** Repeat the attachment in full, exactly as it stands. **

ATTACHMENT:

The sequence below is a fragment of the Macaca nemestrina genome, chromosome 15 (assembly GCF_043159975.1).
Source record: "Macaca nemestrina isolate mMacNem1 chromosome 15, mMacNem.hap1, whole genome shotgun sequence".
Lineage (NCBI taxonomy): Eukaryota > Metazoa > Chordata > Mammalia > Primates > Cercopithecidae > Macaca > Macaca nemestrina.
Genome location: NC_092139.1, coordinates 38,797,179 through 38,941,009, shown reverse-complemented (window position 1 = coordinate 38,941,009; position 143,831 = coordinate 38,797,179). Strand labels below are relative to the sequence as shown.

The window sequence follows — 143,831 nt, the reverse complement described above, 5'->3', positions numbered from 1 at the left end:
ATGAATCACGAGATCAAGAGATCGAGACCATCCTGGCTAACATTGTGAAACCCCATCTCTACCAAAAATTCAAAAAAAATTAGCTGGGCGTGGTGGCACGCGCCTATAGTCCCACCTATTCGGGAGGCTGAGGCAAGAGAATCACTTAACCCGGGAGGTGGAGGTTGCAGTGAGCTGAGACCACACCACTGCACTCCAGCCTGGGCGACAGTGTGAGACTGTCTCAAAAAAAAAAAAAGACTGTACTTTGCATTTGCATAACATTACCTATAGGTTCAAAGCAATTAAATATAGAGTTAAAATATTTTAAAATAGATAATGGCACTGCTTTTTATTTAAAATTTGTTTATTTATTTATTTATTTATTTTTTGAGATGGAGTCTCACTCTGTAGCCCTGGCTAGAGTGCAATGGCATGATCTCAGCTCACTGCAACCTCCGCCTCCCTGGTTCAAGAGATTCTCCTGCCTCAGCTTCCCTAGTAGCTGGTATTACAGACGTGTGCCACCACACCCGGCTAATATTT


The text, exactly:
The sequence below is a fragment of the Macaca nemestrina genome, chromosome 15 (assembly GCF_043159975.1).
Source record: "Macaca nemestrina isolate mMacNem1 chromosome 15, mMacNem.hap1, whole genome shotgun sequence".
Lineage (NCBI taxonomy): Eukaryota > Metazoa > Chordata > Mammalia > Primates > Cercopithecidae > Macaca > Macaca nemestrina.
Genome location: NC_092139.1, coordinates 38,797,179 through 38,941,009, shown reverse-complemented (window position 1 = coordinate 38,941,009; position 143,831 = coordinate 38,797,179). Strand labels below are relative to the sequence as shown.

The window sequence follows — 143,831 nt, the reverse complement described above, 5'->3', positions numbered from 1 at the left end:
ATGAATCACGAGATCAAGAGATCGAGACCATCCTGGCTAACATTGTGAAACCCCATCTCTACCAAAAATTCAAAAAAAATTAGCTGGGCGTGGTGGCACGCGCCTATAGTCCCACCTATTCGGGAGGCTGAGGCAAGAGAATCACTTAACCCGGGAGGTGGAGGTTGCAGTGAGCTGAGACCACACCACTGCACTCCAGCCTGGGCGACAGTGTGAGACTGTCTCAAAAAAAAAAAAAGACTGTACTTTGCATTTGCATAACATTACCTATAGGTTCAAAGCAATTAAATATAGAGTTAAAATATTTTAAAATAGATAATGGCACTGCTTTTTATTTAAAATTTGTTTATTTATTTATTTATTTATTTTTTGAGATGGAGTCTCACTCTGTAGCCCTGGCTAGAGTGCAATGGCATGATCTCAGCTCACTGCAACCTCCGCCTCCCTGGTTCAAGAGATTCTCCTGCCTCAGCTTCCCTAGTAGCTGGTATTACAGACGTGTGCCACCACACCCGGCTAATATTT